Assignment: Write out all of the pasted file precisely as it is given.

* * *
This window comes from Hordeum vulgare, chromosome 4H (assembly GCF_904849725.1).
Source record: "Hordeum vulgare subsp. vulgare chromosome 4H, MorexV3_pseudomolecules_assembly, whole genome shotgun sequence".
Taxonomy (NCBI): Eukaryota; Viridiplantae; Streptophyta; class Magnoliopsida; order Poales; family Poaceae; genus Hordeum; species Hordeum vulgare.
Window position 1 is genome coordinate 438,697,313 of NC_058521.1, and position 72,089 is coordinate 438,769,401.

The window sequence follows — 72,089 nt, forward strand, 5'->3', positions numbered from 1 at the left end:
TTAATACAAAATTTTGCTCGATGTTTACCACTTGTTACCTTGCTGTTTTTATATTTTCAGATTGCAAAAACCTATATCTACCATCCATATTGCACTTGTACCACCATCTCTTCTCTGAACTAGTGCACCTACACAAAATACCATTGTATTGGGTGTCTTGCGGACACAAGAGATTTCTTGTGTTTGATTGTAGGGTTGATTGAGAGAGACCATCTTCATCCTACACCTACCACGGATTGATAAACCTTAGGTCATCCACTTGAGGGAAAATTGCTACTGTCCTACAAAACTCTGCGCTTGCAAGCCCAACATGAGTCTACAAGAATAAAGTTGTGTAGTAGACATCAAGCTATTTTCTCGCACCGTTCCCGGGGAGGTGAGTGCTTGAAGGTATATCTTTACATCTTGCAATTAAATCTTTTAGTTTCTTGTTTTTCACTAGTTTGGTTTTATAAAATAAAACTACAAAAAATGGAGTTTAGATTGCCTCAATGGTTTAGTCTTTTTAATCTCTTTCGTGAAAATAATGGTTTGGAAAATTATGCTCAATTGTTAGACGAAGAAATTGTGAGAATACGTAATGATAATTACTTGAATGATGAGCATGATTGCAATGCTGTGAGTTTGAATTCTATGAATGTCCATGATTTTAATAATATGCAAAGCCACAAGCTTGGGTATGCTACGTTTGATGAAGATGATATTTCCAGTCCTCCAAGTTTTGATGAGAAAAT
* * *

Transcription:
This window comes from Hordeum vulgare, chromosome 4H (assembly GCF_904849725.1).
Source record: "Hordeum vulgare subsp. vulgare chromosome 4H, MorexV3_pseudomolecules_assembly, whole genome shotgun sequence".
Taxonomy (NCBI): Eukaryota; Viridiplantae; Streptophyta; class Magnoliopsida; order Poales; family Poaceae; genus Hordeum; species Hordeum vulgare.
Window position 1 is genome coordinate 438,697,313 of NC_058521.1, and position 72,089 is coordinate 438,769,401.

The window sequence follows — 72,089 nt, forward strand, 5'->3', positions numbered from 1 at the left end:
TTAATACAAAATTTTGCTCGATGTTTACCACTTGTTACCTTGCTGTTTTTATATTTTCAGATTGCAAAAACCTATATCTACCATCCATATTGCACTTGTACCACCATCTCTTCTCTGAACTAGTGCACCTACACAAAATACCATTGTATTGGGTGTCTTGCGGACACAAGAGATTTCTTGTGTTTGATTGTAGGGTTGATTGAGAGAGACCATCTTCATCCTACACCTACCACGGATTGATAAACCTTAGGTCATCCACTTGAGGGAAAATTGCTACTGTCCTACAAAACTCTGCGCTTGCAAGCCCAACATGAGTCTACAAGAATAAAGTTGTGTAGTAGACATCAAGCTATTTTCTCGCACCGTTCCCGGGGAGGTGAGTGCTTGAAGGTATATCTTTACATCTTGCAATTAAATCTTTTAGTTTCTTGTTTTTCACTAGTTTGGTTTTATAAAATAAAACTACAAAAAATGGAGTTTAGATTGCCTCAATGGTTTAGTCTTTTTAATCTCTTTCGTGAAAATAATGGTTTGGAAAATTATGCTCAATTGTTAGACGAAGAAATTGTGAGAATACGTAATGATAATTACTTGAATGATGAGCATGATTGCAATGCTGTGAGTTTGAATTCTATGAATGTCCATGATTTTAATAATATGCAAAGCCACAAGCTTGGGTATGCTACGTTTGATGAAGATGATATTTCCAGTCCTCCAAGTTTTGATGAGAAAAT